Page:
in consultation with the Director of the Office of Management and Budget, report to the President on whether full compliance is being achieved with existing laws and regulations governing executive branch procurement lobbying disclosure and on steps the executive branch can take to expand to the fullest extent practicable disclosure of such executive branch procurement lobbying and of lobbying for presidential pardons, and to include in the report both immediate action the executive branch can take and, if necessary, recommendations for legislation; and
provide an annual public report on the administration of the pledge and this title.
The Director of the Office of Government Ethics shall, in consultation with the Attorney General, the Counsel to the President, and the Director of the Office of Personnel Management, report to the President on steps the executive branch can take to expand to the fullest extent practicable the revolving door ban set forth in paragraph 5 of the pledge to all executive branch employees who are involved in the procurement process such that they may not for 2 years after leaving Government service lobby any Government official regarding a Government contract that was under their official responsibility in the last 2 years of their Government service, and to include in the report both immediate action the executive branch can take and, if necessary, recommendations for legislation.
All pledges signed by appointees, and all waiver certifications with respect thereto, shall be filed with the head of the appointee’s agency for permanent retention in the appointee’s official personnel folder or equivalent folder.
The contractual, fiduciary, and ethical commitments in the pledge are solely enforceable by the United States pursuant to this section by any legally available means, including debarment proceedings within any affected executive agency or judicial civil proceedings for declaratory, injunctive, or monetary relief.
Any former appointee who is determined, after notice and hearing, by the duly designated authority within any agency, to have violated his or her pledge may be barred from lobbying any officer or employee of that agency for up to 5 years in addition to the time period covered by the pledge. The head of every executive agency shall, in consultation with the Director of the Office of Government Ethics, establish procedures to implement this subsection, which procedures shall include providing for fact-finding and investigation of possible violations of this title and for referrals to the Attorney General for consideration pursuant to subsection (c).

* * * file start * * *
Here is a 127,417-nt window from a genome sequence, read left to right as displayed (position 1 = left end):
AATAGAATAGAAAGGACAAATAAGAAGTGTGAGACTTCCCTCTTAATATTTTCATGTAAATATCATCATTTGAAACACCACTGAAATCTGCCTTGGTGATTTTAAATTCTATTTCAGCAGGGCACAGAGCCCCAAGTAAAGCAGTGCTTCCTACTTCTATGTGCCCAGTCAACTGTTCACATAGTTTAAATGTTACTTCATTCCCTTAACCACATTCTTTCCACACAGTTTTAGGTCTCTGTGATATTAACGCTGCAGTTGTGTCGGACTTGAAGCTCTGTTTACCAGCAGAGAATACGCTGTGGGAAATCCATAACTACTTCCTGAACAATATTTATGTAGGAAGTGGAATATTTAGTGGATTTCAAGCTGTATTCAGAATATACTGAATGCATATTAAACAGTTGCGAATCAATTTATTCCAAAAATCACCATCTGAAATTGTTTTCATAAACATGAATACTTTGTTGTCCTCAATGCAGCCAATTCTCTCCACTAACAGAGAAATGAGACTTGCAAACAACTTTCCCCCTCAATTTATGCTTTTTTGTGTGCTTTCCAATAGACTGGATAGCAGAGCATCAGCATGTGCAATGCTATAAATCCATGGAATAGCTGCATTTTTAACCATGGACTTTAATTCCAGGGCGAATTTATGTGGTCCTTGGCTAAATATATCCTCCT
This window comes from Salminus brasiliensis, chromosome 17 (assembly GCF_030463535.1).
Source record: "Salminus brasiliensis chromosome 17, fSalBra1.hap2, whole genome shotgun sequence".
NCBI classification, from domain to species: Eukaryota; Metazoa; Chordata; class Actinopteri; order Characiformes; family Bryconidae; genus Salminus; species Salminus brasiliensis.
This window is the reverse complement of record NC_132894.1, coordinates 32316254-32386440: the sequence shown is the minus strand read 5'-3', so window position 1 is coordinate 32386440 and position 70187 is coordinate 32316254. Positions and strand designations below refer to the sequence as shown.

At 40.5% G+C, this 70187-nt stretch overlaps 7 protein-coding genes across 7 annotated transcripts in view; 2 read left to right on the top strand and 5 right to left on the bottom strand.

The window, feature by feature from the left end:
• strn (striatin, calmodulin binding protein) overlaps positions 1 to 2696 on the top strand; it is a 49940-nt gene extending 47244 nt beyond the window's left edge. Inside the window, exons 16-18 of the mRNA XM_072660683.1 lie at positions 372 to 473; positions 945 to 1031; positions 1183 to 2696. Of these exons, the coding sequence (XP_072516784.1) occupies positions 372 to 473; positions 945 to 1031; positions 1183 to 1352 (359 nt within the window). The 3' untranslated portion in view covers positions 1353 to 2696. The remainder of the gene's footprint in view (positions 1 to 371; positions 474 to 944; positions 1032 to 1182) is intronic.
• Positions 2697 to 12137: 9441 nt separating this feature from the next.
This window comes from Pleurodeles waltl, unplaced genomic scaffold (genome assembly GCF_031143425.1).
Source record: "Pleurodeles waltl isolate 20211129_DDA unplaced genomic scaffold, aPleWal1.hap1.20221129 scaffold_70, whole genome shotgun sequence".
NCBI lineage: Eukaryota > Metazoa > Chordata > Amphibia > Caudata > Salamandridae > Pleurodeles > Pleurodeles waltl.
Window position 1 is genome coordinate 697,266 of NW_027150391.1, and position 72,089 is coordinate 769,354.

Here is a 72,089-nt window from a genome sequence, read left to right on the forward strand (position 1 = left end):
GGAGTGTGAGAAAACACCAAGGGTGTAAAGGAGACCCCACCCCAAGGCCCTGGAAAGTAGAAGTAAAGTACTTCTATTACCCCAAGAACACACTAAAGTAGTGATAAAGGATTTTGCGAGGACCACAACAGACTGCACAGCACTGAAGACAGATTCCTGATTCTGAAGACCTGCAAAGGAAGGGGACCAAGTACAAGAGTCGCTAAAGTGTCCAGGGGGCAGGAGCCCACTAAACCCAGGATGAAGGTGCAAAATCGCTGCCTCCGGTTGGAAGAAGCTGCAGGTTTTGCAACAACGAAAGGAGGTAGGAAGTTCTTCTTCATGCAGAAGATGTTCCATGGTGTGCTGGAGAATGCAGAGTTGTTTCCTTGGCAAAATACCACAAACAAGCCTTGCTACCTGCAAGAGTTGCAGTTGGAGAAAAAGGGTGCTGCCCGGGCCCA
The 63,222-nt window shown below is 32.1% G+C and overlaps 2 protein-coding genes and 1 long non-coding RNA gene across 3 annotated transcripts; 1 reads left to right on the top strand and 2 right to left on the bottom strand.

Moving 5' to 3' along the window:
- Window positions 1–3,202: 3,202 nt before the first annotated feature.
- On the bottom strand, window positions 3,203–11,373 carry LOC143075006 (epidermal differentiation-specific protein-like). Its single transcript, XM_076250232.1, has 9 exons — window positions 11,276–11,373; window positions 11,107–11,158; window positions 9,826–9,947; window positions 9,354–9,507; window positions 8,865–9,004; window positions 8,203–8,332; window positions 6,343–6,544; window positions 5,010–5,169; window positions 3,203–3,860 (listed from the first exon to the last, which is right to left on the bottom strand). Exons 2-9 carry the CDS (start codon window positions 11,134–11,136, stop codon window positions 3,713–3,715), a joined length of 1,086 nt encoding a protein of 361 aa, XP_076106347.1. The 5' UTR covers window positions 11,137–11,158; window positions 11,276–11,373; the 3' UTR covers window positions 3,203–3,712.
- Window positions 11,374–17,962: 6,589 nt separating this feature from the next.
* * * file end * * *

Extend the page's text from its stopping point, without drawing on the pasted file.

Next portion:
The Attorney General is authorized—
upon receiving information regarding the possible breach of any commitment in a signed pledge, to request any appropriate Federal investigative authority to conduct such investigations as may be appropriate; and
upon determining that there is a reasonable basis to believe that a breach of a commitment has occurred or will occur or continue, if not enjoined, to commence a civil action against the former employee in any United States District Court with jurisdiction to consider the matter.
In any such civil action, the Attorney General is authorized to request any and all relief authorized by law, including—
such temporary restraining orders and preliminary and permanent injunctions as may be appropriate to restrain future, recurring, or continuing conduct by the former employee in breach of the commitments in the pledge he or she signed under this title; and
establishment of a constructive trust for the benefit of the United States, requiring an accounting and payment to the United States Treasury of all money and other things of value received by, or payable to, the former employee arising out of any breach or attempted breach of such pledge.